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Wind power: the onshore planning problems

Can the UK’s planning system deliver 14GW of onshore wind generating capacity by 2020?

As far as renewables go, onshore wind is an engineer’s dream.

More crucially, it is the stuff of banker’s dreams too. Of the many renewable technologies that the UK is likely to employ – offshore wind, tidal barrages, solar panels and biomass plants – to hit the EU target of producing 15% of total energy demand from renewables by 2020, onshore wind is the most established.

It is a proven technology, something which cannot be said for many of the other technologies, and as such should be a shoo-in for strong investment and development in the run-up to 2020.

Current government estimates say onshore wind generating capacity must be at 14GW, and offshore wind at 20GW, if the overall 2020 renewables target is to be hit.

Currently, the UK has 2.6GW of onshore wind generating capacity with another 772MW under construction. Another 3.4GW has received planning consent but has not yet been built, 1.9GW of which has been granted this year. This was highest planning approval rate ever, leading many in the UK wind industry to call 2008 “the year of consents”.

This total of 6.8GW is likely to become the UK’s onshore wind generating capacity within the next few years.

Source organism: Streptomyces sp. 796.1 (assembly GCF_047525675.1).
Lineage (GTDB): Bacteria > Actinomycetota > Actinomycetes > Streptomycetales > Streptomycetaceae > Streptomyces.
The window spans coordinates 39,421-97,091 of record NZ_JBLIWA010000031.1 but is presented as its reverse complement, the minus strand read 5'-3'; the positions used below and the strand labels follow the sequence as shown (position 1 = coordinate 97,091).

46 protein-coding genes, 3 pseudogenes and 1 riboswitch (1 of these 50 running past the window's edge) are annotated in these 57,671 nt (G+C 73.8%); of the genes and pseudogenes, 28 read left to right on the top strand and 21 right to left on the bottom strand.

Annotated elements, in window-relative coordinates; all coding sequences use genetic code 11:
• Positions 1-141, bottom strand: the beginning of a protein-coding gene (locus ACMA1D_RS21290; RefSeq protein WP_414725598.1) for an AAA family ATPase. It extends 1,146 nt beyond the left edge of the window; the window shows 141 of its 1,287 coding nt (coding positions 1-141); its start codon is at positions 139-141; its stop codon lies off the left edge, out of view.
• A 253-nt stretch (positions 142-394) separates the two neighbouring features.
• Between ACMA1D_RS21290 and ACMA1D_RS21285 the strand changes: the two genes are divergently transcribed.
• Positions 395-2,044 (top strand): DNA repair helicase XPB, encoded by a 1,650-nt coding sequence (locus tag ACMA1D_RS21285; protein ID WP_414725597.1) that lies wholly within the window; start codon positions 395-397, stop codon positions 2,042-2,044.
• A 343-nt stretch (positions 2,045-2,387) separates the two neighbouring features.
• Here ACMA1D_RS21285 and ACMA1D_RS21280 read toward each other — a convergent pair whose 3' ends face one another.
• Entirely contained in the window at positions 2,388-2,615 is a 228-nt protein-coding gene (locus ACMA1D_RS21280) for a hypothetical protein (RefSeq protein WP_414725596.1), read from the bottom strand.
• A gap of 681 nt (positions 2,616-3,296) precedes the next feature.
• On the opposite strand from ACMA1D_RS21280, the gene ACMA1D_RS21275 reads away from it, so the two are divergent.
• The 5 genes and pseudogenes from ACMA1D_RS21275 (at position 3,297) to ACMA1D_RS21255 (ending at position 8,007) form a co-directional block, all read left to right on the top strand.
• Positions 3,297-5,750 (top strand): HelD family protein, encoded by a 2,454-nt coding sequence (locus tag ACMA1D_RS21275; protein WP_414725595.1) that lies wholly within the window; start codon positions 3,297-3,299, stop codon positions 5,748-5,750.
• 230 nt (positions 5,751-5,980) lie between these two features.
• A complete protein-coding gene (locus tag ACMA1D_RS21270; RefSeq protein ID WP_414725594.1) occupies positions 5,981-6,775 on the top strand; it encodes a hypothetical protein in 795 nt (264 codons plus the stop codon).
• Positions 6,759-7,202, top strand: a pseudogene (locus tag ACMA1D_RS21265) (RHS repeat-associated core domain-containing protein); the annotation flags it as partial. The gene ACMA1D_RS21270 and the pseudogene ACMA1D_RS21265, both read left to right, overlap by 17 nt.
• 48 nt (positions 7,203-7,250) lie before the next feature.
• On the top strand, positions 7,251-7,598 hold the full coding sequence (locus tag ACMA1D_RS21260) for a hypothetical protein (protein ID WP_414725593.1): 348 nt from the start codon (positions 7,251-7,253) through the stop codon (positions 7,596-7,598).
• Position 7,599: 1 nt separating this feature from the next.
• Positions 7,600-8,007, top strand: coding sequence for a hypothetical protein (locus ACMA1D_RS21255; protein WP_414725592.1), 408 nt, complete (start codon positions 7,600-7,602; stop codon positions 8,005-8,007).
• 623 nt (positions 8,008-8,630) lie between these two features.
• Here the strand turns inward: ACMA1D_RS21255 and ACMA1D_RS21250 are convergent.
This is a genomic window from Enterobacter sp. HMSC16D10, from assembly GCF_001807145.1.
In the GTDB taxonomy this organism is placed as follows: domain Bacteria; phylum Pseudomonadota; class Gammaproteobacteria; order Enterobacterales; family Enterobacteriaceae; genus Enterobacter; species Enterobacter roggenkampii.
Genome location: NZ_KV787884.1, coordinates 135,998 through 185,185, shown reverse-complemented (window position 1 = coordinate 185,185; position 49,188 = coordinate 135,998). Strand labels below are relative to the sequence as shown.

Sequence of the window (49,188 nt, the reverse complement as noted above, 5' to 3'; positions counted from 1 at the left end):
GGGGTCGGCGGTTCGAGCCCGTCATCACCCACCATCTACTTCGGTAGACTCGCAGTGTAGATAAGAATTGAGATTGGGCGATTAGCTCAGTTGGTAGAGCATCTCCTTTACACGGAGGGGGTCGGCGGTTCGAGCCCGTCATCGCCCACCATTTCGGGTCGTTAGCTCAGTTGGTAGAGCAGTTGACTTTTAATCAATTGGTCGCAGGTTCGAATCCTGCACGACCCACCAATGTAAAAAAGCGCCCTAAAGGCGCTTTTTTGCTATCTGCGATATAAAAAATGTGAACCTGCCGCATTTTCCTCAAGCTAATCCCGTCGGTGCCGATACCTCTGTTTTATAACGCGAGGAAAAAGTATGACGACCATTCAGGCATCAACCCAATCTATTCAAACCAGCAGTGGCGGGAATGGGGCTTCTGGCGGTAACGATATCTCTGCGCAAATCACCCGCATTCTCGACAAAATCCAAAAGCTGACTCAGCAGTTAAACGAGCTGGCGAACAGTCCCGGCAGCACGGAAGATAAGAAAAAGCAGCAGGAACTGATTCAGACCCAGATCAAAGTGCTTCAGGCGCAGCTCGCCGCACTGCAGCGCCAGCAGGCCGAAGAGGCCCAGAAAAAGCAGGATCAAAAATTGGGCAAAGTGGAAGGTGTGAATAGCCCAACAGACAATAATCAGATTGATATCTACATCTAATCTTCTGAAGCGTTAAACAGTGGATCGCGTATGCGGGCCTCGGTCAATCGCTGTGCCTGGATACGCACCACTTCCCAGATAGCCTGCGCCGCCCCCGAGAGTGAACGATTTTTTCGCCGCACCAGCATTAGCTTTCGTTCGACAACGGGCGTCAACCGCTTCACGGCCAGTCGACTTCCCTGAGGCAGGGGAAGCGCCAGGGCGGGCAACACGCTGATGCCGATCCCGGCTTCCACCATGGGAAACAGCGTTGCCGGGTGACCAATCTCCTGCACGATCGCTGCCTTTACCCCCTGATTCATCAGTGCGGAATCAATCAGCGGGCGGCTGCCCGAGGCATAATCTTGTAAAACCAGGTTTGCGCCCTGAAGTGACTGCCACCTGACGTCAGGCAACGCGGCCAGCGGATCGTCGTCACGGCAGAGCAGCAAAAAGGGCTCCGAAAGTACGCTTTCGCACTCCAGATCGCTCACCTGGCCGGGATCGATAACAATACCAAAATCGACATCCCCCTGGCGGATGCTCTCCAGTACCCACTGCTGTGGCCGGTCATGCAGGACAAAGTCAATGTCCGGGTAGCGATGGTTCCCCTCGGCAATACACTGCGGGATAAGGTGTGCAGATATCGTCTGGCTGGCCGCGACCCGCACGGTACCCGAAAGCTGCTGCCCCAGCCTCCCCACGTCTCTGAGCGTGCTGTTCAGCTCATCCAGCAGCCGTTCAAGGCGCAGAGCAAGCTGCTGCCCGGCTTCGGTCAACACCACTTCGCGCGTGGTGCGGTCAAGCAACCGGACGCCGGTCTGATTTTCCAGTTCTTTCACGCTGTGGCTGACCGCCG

But more than the same amount again – a massive 7.1GW – of onshore wind projects is being held up in the UK planning system, and although plans to build 1.9GW of capacity have been approved this year, these approvals have largely been for major schemes like the 143MW Whitelee wind farm in Scotland.

There are also signs that the pace of expansion will slow as projects get smaller. All schemes above 50MW must be approved by the Department for Energy and Climate Change in England and Wales and the Scottish Government, with all schemes below this threshold considered by local planning authorities.

It is likely that this threshold will remain when the independent Infrastructure Planning Commission (IPC) is established by the Planning Bill, now going through Parliament.

This is being set up to fast track major projects. But it is also likely that most future onshore windfarms will fall below the threshold, and so will fall outside the IPC’s remit.

"We are going to be relying on smaller projects," said Eversheds planning partner and British Wind Energy Association (BWEA) board member Marcus Trinick, speaking at the BWEA’s 30th anniversary conference last week.

"As you get more projects there are issues of cumulative effect. The big cherries like Whitelee have gone."

The issue of cumulative effect – running out of wide open and remote spaces – means that smaller sites, potentially nearer homes, will be needed to hit the 14GW target for onshore wind, and places the government’s hopes of meeting the overall 2020 targets firmly in the hands of local planning authorities.

This may prove problematic. Since January 2006, 25% of all applications for windfarms smaller than 50MW have been delayed by slow or inconsistent decision making by local planners.